Kevin Wilson is doing good work in Bloomington with the Hoosiers, always more known for their basketball than football, and this offseason has seen Indiana become a bit of a trendy pick for a team expected to improve in 2013. Indiana returns 19 starters form 2013, including wide receivers Shane Wynn and Cody Latimer. Indiana still will struggle to move up in the division standings with Ohio State, Wisconsin and Penn State likely blocking the way but the Hoosiers could make a bowl trip with a good start to the season. Indiana should probably be 3-0 when they host Missouri on September 21 and they get a bye week before hosting Penn State. Four wins should not be unexpected by Indiana, leaving them two wins away from a bowl bid.
7. Are we really taking Northwestern seriously?
Pat Fitzgerald has done a tremendous job in getting Northwestern to build their football program. Northwestern may not have seen the sort of national success as Stanford has in the Pac 12 but the Wildcats are a trendy pick this season to make a run for the Big Ten Championship Game. Northwestern returns 15 starters form last season, including starting quarterback Kain Colter and one of the most dynamic players in the conference with running back Venric Mark. The offensive line is a concern with just two returning starters and is a unit that will be under some scrutiny against top competition. The schedule is favorable though. Northwestern gets Wisconsin and Nebraska on the road but hosts Ohio State off a bye week and gets another bye week before hosting Michigan and Michigan State in back-to-back weeks in what could be a wild November in the Legends Division. Northwestern has plenty of talent to be in the thick of the division race from start to finish, and they have proven they can win at Nebraska. I still think they finish behind Nebraska and Michigan, but they certainly will play a key role in the division race if nothing else.
8. Will Purdue get the same turnaround as Kent State with Darrell Hazell?
The Boilermakers usher in a new era with head coach Darrell Hazell taking over. Purdue is hoping to see the same kind of quick turnaround that Hazell was able to manage at Kent State, who went from five wins in his first season to 11 wins in his second year on the sidelines. It is not a lot to base the future of the program on but Hazell has a good grasp on the Big Ten with seven years served as an assistant coach at Ohio State. Purdue has a challenging schedule, with non-conference games against Notre Dame and Cincinnati so a fast start might be a reach but it is far from improbable if the team is healthy.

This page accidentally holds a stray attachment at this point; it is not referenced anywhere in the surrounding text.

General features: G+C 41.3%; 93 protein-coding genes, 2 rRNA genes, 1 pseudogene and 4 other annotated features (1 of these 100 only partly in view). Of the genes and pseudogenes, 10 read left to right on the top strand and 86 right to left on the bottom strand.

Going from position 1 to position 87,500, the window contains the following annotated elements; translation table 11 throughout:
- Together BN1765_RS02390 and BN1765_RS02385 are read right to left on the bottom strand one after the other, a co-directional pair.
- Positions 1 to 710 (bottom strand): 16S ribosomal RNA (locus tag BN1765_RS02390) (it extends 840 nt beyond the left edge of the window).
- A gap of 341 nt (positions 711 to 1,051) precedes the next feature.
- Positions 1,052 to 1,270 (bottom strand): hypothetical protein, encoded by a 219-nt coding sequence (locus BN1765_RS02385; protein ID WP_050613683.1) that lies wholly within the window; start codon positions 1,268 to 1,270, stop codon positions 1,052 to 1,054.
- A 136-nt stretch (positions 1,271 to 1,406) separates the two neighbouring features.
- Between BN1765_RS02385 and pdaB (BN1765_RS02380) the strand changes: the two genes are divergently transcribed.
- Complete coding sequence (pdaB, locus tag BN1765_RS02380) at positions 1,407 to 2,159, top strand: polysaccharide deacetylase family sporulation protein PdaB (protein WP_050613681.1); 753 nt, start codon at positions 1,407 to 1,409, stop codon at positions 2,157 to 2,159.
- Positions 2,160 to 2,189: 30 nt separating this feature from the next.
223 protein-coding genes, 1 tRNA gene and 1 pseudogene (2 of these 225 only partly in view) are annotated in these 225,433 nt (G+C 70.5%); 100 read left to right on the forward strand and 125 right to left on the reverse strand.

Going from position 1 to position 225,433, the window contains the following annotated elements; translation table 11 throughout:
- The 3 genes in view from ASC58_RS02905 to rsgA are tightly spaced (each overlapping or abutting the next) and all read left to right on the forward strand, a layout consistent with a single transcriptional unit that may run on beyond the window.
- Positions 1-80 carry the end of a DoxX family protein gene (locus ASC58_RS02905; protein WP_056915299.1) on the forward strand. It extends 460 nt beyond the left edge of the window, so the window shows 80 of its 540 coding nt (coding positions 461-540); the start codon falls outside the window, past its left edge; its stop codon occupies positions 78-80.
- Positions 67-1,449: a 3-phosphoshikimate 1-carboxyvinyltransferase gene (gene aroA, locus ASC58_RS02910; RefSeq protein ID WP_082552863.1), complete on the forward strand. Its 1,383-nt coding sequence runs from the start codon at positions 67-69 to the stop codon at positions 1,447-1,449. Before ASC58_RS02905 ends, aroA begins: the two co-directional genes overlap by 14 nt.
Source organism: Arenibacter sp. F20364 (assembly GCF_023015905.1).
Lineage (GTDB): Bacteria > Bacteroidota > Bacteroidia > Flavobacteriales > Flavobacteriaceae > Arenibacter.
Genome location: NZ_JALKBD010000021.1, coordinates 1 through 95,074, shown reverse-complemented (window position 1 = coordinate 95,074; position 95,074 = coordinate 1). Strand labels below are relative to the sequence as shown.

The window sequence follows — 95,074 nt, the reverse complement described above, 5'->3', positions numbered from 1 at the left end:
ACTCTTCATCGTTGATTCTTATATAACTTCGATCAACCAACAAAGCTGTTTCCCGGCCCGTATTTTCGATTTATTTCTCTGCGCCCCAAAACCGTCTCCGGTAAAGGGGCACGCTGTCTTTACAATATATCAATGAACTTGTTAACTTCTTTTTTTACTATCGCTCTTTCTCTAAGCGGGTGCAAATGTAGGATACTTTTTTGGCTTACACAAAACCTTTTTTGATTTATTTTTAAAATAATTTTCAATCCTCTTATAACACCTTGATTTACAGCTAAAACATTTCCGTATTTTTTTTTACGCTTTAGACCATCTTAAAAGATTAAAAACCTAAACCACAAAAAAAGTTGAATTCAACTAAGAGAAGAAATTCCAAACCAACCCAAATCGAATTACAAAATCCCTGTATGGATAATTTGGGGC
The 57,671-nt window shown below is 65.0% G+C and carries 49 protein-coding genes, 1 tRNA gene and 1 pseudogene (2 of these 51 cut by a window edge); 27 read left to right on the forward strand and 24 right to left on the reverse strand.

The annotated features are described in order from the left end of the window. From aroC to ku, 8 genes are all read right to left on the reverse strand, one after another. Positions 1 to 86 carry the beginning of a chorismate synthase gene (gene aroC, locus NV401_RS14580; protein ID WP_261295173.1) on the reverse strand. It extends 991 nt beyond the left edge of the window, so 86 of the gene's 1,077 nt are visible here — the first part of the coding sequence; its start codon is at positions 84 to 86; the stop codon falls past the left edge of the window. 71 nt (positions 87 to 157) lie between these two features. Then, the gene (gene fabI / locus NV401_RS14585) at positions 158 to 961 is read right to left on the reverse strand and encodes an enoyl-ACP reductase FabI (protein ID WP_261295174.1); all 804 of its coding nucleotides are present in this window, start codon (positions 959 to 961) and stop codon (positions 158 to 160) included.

9. Who will record the biggest non-conference victory?
At a quick glance, the Big Ten non-conference schedule in 2013 lacks much to get too excited over. Notre Dame appears on the schedules at Michigan, Michigan State and Purdue and the meeting between Irish and Wolverines should be a nice draw. Elsewhere we will see Ohio State make a trip to Cal, Purdue visit Cincinnati and Illinois take on Washington in Chicago. Nebraska also hosts UCLA this season and Penn State takes on Syracuse in MetLife Stadium to open the year.
The three biggest non-conference games this season could be played by Wisconsin and Indiana. The Hoosiers will host the SEC’s Missouri in the lone Big Ten-SEC match-up this year and a win would mean the last three victories for the Big Ten over the SEC would come from Indiana and Northwestern (defeated Vanderbilt and Mississippi State last season), and who wouldn’t have predicted that?
Wisconsin travels to Arizona State on September 14 to take one a Pac 12 South contender. The Big Ten has not traditionally played well out west and the Badgers were defeated at Oregon State last September. Wisconsin has played a handful of games out west in previous Septembers and they are 3-1 dating back to 2008 when traveling west for non-conference games. The bigger game may turn out to be a home game against BYU on November 9. The Cougars could be a nice ranked team looking to make a nice bowl push if the beginning of the season works out in BYU’s favor.
10. When all is said and done, can the Big Ten put together a quality postseason résumé?
The Big Ten went 2-5 last postseason, a record influenced in part by the conference not being able to send two bowl eligible teams to the bowl season and needing to move some teams up the pecking order. Ohio State (12-0) and Penn State (8-4) were ineligible for postseason play, leading to some uneven bowl match-ups in December and January. The two bowl victories for the Big Ten were picked up by Northwestern and Michigan State. The Big Ten was 0-1 against the Pac 12, 1-2 against the Big 12 and 1-3 against the SEC.
If the conference is going to change the perception about its standing in the college football hierarchy, postseason success must be there.
Kevin is a member of the FWAA and National Football Foundation and host of the No 2-Minute Warning podcast. Follow McGuire on Twitter, Google+ and Facebook.